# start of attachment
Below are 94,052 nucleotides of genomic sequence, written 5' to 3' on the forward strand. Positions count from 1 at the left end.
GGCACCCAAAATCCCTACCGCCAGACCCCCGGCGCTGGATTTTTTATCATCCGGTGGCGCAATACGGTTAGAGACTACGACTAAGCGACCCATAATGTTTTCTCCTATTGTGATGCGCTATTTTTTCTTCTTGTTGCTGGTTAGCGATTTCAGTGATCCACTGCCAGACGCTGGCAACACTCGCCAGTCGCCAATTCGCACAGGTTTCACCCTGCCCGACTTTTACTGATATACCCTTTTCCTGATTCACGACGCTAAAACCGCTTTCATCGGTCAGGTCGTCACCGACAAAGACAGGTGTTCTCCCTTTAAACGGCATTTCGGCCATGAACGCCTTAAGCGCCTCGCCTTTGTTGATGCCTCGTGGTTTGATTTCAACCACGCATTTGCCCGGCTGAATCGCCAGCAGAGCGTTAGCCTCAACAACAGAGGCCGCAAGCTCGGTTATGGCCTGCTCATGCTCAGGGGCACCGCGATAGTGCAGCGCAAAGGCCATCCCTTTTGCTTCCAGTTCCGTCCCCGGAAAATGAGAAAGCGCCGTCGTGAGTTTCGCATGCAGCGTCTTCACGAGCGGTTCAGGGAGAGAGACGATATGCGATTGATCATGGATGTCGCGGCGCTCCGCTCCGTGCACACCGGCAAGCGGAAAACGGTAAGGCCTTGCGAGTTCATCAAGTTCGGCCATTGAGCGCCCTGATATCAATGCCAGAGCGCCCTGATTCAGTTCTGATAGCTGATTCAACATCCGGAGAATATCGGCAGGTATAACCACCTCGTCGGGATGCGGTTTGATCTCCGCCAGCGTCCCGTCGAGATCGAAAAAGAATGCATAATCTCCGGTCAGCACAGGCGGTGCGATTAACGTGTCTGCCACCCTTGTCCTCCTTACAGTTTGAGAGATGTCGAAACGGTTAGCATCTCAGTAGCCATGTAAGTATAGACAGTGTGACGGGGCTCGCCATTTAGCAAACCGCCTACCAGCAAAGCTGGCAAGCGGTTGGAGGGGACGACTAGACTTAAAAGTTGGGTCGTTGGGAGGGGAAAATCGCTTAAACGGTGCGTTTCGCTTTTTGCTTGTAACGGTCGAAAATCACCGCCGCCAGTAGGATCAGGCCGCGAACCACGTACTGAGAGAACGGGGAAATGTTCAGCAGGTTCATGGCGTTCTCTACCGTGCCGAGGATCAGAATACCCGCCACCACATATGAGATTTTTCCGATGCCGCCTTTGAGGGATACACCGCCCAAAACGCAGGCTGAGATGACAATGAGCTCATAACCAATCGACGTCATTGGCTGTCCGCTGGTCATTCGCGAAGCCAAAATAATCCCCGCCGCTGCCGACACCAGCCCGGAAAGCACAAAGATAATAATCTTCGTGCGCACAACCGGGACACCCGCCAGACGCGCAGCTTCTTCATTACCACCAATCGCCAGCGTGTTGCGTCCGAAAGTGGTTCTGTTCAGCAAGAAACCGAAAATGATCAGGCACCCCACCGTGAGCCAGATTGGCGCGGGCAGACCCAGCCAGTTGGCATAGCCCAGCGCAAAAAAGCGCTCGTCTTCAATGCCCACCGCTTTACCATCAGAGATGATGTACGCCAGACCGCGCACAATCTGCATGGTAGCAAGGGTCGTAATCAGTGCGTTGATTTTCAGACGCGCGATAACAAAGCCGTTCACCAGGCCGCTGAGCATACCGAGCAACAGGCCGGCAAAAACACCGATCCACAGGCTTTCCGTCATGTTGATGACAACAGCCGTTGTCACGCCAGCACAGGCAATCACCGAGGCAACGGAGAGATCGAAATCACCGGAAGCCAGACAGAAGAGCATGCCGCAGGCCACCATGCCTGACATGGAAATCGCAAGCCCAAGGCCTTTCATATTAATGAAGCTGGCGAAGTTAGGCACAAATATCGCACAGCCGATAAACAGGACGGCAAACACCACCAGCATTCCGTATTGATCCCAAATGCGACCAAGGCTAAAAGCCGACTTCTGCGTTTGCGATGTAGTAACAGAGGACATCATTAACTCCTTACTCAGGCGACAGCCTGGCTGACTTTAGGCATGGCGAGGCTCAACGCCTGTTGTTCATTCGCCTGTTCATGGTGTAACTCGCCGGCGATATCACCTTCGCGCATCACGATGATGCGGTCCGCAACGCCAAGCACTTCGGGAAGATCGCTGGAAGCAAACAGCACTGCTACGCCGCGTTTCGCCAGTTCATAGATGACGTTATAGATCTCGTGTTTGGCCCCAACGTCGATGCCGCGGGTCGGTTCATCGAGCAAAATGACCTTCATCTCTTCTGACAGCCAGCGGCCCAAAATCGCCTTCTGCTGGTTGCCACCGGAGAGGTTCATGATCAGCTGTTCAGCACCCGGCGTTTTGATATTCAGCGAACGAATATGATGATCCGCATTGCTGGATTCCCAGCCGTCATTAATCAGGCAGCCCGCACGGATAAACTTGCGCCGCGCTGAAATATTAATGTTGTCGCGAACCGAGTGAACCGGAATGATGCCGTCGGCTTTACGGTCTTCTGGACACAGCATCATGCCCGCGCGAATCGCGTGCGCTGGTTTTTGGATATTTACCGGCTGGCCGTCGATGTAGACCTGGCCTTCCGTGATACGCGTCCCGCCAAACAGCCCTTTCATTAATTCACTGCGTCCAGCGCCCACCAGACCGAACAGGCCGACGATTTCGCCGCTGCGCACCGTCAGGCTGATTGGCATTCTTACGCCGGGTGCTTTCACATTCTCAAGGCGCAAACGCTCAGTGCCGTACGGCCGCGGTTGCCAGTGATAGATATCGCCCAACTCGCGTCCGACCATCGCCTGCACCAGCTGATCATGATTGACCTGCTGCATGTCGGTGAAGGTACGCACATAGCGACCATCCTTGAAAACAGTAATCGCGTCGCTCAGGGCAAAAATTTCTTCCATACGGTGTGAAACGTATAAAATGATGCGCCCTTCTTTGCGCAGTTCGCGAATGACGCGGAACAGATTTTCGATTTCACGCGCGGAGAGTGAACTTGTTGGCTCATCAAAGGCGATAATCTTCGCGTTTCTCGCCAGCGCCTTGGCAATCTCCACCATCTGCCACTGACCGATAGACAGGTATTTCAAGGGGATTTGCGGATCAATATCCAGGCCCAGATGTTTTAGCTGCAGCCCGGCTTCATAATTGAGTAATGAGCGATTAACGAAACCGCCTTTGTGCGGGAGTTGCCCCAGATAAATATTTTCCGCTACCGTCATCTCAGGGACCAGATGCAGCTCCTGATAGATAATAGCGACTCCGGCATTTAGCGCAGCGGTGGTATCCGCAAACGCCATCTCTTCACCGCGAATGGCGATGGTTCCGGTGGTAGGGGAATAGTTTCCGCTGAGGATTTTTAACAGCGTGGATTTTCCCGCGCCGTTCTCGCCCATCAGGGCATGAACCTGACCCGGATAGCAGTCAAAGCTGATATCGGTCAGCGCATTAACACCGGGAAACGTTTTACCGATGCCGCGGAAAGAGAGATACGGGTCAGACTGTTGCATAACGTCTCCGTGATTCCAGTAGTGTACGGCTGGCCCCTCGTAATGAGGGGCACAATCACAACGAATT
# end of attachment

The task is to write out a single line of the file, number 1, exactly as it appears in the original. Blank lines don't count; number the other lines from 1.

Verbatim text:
Below are 94,052 nucleotides of genomic sequence, written 5' to 3' on the forward strand. Positions count from 1 at the left end.